Science and the loony bin

Everybody knows that you can’t sit on the word chair, that you can’t eat the word bread and that there's no such thing as a 33 or a 2009. Words and numbers are abstractions. If you try to drive around town in the word car you are making an abstraction error. If you persist you are on your way to the RUBBER ROOM.

But even for 'normal' people there’s a catch: everyday language and common sense comes with lots of little abstraction errors, giving way to unclear thinking and even ALIENATION FROM REALITY.

Or at least that’s what the Polish/American engineer Alfred Korzybski (1879–1950) thought. Mr. Korzybski was the founder of a discipline of linguistics/psychology called General Semantics. Basically he wanted to promote some sort of mental hygiene. Korzybski was shocked by the atrocities of World War I and decided to try to do something positive for human communication. General Semantics was his effort to help people think more clearly, to be aware of prejudice, propaganda, tricks used by politicians, the advertising industry and so on. He wanted people to ‘come to their senses’ and he loved putting words in quotes, actually he invented this.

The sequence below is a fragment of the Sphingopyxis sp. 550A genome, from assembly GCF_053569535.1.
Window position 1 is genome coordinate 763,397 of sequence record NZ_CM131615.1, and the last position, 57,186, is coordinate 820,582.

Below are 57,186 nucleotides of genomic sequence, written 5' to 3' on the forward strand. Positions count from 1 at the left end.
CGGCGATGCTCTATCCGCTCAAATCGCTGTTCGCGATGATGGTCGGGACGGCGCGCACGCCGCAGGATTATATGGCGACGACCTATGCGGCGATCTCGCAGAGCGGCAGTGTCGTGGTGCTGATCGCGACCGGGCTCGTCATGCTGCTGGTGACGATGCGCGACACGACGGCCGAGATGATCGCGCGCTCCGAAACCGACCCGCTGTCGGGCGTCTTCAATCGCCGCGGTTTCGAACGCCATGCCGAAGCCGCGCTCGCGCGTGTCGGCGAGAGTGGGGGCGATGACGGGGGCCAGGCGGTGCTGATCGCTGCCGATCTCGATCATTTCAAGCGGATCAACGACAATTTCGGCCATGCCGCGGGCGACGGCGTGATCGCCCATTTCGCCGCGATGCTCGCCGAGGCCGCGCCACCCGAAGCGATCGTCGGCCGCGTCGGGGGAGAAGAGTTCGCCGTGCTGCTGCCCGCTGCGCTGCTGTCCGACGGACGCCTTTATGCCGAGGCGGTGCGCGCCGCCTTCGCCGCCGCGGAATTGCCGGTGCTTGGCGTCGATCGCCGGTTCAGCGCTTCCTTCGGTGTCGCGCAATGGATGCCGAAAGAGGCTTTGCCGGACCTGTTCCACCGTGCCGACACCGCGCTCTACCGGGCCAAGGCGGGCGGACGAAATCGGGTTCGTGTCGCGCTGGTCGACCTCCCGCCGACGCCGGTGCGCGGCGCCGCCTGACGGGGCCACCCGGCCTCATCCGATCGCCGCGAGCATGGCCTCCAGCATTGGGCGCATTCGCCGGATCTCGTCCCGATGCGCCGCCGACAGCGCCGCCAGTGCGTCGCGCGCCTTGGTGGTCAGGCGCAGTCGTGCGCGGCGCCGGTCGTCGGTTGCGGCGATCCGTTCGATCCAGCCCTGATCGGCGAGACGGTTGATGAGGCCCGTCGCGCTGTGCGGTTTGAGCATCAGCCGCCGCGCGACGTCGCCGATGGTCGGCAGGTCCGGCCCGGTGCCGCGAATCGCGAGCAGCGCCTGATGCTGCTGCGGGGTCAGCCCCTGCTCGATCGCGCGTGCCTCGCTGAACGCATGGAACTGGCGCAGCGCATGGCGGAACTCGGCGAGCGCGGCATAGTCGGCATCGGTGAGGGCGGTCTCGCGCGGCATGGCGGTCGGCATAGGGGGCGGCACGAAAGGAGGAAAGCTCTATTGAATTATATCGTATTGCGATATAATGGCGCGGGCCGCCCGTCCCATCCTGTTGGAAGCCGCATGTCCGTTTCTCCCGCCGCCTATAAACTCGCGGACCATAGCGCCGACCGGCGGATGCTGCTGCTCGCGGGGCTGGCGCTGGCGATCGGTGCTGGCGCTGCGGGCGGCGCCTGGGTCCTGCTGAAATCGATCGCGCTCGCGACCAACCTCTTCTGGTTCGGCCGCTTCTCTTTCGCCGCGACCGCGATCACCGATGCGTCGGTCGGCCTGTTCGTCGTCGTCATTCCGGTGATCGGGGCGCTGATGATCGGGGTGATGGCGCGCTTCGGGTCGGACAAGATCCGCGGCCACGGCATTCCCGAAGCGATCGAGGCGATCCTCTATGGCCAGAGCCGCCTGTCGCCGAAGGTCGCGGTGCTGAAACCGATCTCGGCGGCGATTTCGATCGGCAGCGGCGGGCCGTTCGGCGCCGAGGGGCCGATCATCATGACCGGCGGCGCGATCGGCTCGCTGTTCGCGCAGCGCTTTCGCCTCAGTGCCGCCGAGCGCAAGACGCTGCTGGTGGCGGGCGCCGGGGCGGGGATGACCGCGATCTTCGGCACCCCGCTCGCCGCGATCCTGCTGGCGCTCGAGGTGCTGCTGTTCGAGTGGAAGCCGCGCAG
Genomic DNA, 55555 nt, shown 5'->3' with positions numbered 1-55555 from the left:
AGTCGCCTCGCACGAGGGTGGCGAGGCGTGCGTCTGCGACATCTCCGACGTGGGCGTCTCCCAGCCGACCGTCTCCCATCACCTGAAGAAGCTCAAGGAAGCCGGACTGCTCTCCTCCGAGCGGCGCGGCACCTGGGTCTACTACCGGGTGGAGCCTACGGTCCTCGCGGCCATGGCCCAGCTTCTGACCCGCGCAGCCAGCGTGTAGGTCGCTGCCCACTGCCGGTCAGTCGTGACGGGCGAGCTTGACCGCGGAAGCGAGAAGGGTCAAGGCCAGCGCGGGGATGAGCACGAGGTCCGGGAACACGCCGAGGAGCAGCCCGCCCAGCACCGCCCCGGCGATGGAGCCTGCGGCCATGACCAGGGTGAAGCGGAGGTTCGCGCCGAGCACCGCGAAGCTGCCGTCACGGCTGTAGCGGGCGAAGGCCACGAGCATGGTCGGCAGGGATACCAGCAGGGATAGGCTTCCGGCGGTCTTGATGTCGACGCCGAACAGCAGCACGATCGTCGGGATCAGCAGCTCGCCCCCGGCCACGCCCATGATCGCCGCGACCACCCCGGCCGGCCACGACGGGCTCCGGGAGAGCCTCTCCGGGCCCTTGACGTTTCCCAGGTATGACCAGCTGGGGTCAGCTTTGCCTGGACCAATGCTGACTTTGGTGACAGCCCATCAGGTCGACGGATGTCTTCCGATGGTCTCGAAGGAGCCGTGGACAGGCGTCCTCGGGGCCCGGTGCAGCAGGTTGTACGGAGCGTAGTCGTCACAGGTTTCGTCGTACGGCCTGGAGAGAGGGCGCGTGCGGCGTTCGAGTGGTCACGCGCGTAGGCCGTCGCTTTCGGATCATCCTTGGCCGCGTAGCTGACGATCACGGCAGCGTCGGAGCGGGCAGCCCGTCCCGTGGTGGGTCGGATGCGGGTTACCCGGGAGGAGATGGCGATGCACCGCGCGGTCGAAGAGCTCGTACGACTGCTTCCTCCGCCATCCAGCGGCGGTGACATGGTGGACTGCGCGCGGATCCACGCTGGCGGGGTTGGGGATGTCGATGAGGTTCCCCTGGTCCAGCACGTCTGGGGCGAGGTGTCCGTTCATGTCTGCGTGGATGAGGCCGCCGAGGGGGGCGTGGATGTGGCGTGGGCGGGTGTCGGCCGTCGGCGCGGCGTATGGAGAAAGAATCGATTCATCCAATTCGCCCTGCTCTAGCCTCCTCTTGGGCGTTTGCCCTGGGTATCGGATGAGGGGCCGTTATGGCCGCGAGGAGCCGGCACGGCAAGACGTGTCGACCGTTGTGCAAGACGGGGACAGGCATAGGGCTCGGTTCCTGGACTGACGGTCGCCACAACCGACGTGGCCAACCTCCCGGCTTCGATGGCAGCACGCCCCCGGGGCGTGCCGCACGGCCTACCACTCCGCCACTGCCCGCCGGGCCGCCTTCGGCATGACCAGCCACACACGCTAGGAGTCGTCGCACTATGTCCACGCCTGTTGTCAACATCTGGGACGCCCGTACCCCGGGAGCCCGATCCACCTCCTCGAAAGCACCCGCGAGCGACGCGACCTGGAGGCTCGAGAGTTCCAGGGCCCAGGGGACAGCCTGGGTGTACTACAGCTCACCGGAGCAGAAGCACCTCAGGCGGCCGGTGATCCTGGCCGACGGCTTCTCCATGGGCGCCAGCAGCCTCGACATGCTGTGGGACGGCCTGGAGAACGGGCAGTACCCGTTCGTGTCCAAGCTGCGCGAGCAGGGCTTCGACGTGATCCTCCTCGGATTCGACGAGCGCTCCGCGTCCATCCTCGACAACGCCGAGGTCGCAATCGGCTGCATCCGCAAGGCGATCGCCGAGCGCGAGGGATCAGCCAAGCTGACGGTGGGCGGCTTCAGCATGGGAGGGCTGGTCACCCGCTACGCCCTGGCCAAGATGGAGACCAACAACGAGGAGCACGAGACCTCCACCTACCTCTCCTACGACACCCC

Korzybski's basic assumptions were quite unique. He contrasted the way scientists think and the way psychiatric patients think, because he felt that scientists use their brain in the most sensible way. Although Korzybski’s theory completely ignored the glorious achievements of mad scientists, his practical results were impressive. General Semantics is good for you!

Unfortunately Korzybski’s dry and highly abstract writing style is totally impenetrable so he’s not very well known today. His official followers are also acting a little funny sometimes, almost like a CULT, but that doesn’t lessen Korzybski’s achievement.